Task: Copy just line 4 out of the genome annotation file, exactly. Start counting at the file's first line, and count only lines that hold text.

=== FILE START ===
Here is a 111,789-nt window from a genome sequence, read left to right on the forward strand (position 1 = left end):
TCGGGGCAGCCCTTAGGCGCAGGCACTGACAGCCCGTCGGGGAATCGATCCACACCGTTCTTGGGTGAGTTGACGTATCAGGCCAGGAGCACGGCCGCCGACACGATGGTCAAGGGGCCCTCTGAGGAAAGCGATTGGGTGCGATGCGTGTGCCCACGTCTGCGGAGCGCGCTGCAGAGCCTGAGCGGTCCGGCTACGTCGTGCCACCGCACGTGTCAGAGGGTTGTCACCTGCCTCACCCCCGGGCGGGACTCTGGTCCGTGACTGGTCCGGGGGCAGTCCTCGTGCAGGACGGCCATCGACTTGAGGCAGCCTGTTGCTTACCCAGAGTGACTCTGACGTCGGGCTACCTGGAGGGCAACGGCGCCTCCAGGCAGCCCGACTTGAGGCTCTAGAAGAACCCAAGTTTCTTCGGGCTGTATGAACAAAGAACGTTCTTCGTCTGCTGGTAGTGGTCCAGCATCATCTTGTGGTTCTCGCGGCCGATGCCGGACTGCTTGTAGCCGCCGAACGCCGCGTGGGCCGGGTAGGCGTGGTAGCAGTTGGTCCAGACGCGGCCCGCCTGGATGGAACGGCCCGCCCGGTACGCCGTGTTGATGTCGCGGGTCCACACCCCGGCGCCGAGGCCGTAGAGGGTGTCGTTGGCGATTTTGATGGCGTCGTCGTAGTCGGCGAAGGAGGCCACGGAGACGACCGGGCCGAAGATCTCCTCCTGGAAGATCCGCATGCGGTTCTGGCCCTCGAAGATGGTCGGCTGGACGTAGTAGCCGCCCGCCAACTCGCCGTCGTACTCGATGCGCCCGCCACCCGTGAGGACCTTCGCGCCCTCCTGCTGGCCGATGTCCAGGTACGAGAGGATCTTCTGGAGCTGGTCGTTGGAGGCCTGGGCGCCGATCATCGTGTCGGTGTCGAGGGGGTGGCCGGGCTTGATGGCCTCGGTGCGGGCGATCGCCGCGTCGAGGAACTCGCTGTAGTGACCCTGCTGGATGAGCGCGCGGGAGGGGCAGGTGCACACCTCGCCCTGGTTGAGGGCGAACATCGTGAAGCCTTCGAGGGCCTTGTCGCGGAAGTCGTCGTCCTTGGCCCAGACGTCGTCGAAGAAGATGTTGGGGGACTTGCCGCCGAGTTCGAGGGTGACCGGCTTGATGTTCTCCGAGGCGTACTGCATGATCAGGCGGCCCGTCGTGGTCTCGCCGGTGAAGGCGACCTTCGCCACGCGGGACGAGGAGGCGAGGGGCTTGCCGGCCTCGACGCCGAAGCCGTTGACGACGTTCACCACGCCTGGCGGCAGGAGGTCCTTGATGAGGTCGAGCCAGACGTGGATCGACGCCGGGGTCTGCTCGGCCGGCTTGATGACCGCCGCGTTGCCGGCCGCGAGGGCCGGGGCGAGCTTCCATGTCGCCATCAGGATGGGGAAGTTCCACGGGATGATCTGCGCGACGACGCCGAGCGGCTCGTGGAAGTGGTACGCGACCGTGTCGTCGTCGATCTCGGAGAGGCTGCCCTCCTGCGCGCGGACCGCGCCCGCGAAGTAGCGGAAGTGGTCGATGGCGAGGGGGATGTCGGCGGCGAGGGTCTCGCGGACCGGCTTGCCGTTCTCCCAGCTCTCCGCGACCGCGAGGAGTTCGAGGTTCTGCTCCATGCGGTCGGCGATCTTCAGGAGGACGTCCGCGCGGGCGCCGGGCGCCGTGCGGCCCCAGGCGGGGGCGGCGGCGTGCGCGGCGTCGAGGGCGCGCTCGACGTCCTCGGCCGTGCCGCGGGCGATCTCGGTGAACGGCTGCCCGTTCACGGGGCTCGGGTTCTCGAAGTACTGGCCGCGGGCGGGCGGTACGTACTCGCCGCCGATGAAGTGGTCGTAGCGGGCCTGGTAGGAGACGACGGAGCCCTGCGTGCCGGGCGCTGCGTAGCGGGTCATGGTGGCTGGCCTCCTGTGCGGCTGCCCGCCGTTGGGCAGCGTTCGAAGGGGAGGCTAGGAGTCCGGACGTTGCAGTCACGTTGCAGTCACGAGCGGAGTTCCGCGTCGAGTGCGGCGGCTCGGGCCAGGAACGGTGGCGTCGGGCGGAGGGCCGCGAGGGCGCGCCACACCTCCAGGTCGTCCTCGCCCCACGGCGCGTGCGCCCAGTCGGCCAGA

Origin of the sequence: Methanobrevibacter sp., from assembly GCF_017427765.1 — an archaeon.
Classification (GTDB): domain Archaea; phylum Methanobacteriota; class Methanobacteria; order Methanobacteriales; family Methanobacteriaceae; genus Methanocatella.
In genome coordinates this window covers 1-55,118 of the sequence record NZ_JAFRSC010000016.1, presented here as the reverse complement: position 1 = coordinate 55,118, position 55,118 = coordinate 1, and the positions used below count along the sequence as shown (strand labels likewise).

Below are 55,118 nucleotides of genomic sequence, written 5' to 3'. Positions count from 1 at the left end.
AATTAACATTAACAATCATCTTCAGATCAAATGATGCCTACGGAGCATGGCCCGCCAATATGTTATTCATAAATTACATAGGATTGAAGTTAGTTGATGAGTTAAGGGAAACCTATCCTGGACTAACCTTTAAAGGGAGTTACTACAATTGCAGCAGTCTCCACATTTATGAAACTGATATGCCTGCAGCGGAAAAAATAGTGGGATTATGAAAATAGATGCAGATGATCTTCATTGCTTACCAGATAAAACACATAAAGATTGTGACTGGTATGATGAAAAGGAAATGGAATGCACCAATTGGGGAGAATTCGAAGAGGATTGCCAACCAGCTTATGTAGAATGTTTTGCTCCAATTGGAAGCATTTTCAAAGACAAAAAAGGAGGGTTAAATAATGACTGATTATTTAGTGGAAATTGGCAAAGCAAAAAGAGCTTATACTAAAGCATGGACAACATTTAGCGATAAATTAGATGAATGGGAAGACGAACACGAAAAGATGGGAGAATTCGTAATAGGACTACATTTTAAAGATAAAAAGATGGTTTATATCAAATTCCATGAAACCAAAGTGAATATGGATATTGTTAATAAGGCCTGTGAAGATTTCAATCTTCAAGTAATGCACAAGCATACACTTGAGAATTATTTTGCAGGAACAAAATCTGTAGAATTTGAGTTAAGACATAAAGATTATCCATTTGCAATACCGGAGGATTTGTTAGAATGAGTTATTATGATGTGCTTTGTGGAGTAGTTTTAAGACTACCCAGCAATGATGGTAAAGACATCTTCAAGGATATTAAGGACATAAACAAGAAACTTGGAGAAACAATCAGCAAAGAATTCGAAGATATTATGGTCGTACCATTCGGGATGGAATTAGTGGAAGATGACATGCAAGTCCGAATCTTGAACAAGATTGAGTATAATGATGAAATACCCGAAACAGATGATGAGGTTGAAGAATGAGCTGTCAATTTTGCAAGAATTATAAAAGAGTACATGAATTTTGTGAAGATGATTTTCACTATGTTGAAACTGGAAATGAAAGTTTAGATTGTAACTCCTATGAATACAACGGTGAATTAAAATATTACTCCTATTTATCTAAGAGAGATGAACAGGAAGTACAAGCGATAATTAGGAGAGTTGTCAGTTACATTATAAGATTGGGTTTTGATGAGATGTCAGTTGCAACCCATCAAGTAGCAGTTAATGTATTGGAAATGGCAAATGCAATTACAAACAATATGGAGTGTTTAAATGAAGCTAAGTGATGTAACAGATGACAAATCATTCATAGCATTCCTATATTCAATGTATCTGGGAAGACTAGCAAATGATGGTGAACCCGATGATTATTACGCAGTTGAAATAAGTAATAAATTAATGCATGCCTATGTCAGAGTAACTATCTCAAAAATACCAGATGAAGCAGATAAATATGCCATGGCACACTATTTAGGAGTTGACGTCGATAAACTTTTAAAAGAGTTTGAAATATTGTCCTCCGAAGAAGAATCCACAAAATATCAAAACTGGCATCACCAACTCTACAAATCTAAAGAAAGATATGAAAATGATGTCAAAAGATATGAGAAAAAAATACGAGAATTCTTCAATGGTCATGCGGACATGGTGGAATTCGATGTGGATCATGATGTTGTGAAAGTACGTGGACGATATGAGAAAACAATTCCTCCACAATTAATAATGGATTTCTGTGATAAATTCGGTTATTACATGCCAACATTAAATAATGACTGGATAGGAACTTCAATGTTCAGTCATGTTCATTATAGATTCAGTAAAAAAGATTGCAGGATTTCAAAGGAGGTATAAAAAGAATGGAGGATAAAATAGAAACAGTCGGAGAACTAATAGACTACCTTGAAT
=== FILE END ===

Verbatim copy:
Classification (GTDB): domain Archaea; phylum Methanobacteriota; class Methanobacteria; order Methanobacteriales; family Methanobacteriaceae; genus Methanocatella.